Pass the torch
(traditional) - to relinquish responsibilities, traditions, practices, or knowledge to another
(professional wrestling) - the act of a veteran giving an up-and-coming or established wrestler the ultimate rub of declaring the younger athlete is capable of taking their role in the business
With the spectacle that was WrestleMania 31 firmly in the WWE's rear view mirror, a glaring truth stares before the eyes of the company and fans alike: The WWE has yet to develop that "next face" of the company. Even beyond that, the company has yet to produce a standalone draw out of its outstanding class of new wrestlers. One of the issues stems from the WWE's overreliance of past Attitude and Ruthless Aggression stars to sell the "big" events and an undying commitment to keep the older wrestlers looking stronger than the younger guys.
Instead of sitting back and waiting years and years to slowly "pass a torch" to one preordained golden child who may or may not fail, the WWE should take all the torches from every veteran on the roster and start giving them away like bite sized Snickers on October 31st. With the current structure of the main roster's creative team, this task may seem too much and prove to be daunting. Therefore I will take it upon myself to let the WWE know who has what torch and exactly whom it could be given to.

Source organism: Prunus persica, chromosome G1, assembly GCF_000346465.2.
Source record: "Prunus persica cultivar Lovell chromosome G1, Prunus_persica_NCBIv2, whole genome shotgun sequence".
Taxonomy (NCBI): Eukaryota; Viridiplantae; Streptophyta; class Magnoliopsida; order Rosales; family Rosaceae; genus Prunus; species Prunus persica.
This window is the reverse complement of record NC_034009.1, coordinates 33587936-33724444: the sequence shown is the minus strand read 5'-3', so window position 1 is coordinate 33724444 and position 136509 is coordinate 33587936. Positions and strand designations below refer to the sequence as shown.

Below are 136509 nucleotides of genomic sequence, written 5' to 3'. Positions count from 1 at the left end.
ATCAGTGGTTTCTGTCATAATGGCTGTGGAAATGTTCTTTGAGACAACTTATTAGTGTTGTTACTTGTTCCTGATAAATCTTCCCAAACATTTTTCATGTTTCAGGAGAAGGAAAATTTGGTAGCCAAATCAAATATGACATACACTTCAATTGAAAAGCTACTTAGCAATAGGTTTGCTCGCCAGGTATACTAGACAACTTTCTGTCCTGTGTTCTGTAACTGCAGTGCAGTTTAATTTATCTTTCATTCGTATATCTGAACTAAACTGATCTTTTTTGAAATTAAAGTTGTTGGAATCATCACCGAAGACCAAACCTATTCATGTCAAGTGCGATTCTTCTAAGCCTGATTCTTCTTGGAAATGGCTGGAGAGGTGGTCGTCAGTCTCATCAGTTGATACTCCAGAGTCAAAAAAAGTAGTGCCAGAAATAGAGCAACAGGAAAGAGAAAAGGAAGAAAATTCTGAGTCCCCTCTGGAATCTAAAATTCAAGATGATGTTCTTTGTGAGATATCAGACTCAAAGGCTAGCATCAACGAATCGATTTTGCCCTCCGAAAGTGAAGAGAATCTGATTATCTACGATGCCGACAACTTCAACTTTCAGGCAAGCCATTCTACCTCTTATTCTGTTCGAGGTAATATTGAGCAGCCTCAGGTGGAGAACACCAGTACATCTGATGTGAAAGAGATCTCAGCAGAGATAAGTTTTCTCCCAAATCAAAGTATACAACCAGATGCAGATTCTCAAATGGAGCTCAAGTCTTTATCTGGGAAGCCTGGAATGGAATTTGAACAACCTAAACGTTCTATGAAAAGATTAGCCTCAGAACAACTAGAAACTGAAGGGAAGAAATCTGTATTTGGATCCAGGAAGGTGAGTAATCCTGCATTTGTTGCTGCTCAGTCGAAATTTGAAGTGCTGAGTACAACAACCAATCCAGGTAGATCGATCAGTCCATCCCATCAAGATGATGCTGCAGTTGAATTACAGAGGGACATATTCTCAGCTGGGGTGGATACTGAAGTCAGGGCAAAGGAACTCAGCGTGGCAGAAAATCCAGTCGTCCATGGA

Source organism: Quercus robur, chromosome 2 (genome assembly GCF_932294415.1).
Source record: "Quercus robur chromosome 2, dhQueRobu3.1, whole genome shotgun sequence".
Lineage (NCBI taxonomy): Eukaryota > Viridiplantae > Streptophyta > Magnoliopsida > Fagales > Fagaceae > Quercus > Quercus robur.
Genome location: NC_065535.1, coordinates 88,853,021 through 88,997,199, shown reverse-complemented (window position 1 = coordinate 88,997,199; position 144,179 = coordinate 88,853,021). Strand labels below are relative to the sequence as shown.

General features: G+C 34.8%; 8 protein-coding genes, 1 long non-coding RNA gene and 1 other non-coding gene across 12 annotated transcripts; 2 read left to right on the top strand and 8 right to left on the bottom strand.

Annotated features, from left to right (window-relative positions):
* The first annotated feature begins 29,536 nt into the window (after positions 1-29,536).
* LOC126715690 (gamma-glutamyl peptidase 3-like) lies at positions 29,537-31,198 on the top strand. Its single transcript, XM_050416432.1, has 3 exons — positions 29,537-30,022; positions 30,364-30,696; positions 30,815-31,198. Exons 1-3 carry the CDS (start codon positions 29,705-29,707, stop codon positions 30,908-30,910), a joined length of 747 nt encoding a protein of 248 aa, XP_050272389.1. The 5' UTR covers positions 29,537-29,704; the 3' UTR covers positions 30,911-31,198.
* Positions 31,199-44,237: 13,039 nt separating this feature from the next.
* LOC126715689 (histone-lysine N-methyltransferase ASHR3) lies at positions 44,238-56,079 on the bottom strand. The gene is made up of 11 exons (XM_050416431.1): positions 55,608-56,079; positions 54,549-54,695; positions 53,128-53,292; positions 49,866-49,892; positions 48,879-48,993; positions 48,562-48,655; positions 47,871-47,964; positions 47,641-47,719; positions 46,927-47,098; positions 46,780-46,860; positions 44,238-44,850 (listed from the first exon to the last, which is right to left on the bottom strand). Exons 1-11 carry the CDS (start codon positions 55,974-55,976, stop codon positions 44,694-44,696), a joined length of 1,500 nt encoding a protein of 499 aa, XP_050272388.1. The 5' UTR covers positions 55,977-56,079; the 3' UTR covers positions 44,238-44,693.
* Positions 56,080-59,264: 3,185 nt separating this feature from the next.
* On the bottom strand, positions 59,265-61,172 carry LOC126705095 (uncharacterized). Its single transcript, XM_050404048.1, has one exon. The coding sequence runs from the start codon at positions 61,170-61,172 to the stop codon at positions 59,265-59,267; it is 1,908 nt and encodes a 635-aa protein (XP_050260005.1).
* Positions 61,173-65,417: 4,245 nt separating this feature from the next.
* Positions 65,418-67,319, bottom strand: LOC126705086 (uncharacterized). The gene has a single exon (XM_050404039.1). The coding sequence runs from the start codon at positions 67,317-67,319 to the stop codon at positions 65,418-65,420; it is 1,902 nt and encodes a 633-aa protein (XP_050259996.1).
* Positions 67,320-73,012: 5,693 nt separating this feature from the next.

Accomplishments: Multiple time World champion (WWE/WWECW); One of the Longest Tenured WWE Superstars; Attitude Era star; Hall of Pain